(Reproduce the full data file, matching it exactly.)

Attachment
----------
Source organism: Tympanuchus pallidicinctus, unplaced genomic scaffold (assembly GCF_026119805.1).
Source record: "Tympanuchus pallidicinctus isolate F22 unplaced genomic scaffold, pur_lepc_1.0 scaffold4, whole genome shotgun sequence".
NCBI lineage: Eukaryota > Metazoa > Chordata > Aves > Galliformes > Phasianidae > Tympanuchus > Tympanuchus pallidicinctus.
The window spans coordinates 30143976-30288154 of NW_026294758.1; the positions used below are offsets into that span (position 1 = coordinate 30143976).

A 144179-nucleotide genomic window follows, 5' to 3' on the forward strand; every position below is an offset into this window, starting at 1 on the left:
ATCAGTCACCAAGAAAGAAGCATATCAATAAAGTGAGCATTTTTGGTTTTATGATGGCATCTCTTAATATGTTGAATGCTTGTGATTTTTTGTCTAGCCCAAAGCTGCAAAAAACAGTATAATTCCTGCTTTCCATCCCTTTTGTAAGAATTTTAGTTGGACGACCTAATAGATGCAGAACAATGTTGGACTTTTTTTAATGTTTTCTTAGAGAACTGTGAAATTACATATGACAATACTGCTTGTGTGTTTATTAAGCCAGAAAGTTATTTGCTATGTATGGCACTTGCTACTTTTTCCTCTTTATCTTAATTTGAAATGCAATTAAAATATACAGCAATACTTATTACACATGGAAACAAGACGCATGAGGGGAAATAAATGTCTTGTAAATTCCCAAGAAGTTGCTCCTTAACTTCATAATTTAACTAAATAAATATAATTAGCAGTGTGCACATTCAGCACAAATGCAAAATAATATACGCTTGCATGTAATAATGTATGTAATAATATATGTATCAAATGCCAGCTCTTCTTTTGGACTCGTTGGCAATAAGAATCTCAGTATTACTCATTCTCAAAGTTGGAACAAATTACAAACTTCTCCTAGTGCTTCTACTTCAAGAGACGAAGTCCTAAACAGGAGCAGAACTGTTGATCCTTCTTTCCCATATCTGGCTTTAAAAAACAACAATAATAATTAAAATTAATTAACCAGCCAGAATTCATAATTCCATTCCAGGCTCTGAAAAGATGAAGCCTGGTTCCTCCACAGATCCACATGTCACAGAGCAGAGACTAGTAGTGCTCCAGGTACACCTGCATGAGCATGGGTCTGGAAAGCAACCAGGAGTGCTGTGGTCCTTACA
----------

Source organism: Tympanuchus pallidicinctus, unplaced genomic scaffold (assembly GCF_026119805.1).
Source record: "Tympanuchus pallidicinctus isolate F22 unplaced genomic scaffold, pur_lepc_1.0 scaffold4, whole genome shotgun sequence".
NCBI lineage: Eukaryota > Metazoa > Chordata > Aves > Galliformes > Phasianidae > Tympanuchus > Tympanuchus pallidicinctus.
The window spans coordinates 30143976-30288154 of NW_026294758.1; the positions used below are offsets into that span (position 1 = coordinate 30143976).

A 144179-nucleotide genomic window follows, 5' to 3' on the forward strand; every position below is an offset into this window, starting at 1 on the left:
ATCAGTCACCAAGAAAGAAGCATATCAATAAAGTGAGCATTTTTGGTTTTATGATGGCATCTCTTAATATGTTGAATGCTTGTGATTTTTTGTCTAGCCCAAAGCTGCAAAAAACAGTATAATTCCTGCTTTCCATCCCTTTTGTAAGAATTTTAGTTGGACGACCTAATAGATGCAGAACAATGTTGGACTTTTTTTAATGTTTTCTTAGAGAACTGTGAAATTACATATGACAATACTGCTTGTGTGTTTATTAAGCCAGAAAGTTATTTGCTATGTATGGCACTTGCTACTTTTTCCTCTTTATCTTAATTTGAAATGCAATTAAAATATACAGCAATACTTATTACACATGGAAACAAGACGCATGAGGGGAAATAAATGTCTTGTAAATTCCCAAGAAGTTGCTCCTTAACTTCATAATTTAACTAAATAAATATAATTAGCAGTGTGCACATTCAGCACAAATGCAAAATAATATACGCTTGCATGTAATAATGTATGTAATAATATATGTATCAAATGCCAGCTCTTCTTTTGGACTCGTTGGCAATAAGAATCTCAGTATTACTCATTCTCAAAGTTGGAACAAATTACAAACTTCTCCTAGTGCTTCTACTTCAAGAGACGAAGTCCTAAACAGGAGCAGAACTGTTGATCCTTCTTTCCCATATCTGGCTTTAAAAAACAACAATAATAATTAAAATTAATTAACCAGCCAGAATTCATAATTCCATTCCAGGCTCTGAAAAGATGAAGCCTGGTTCCTCCACAGATCCACATGTCACAGAGCAGAGACTAGTAGTGCTCCAGGTACACCTGCATGAGCATGGGTCTGGAAAGCAACCAGGAGTGCTGTGGTCCTTACA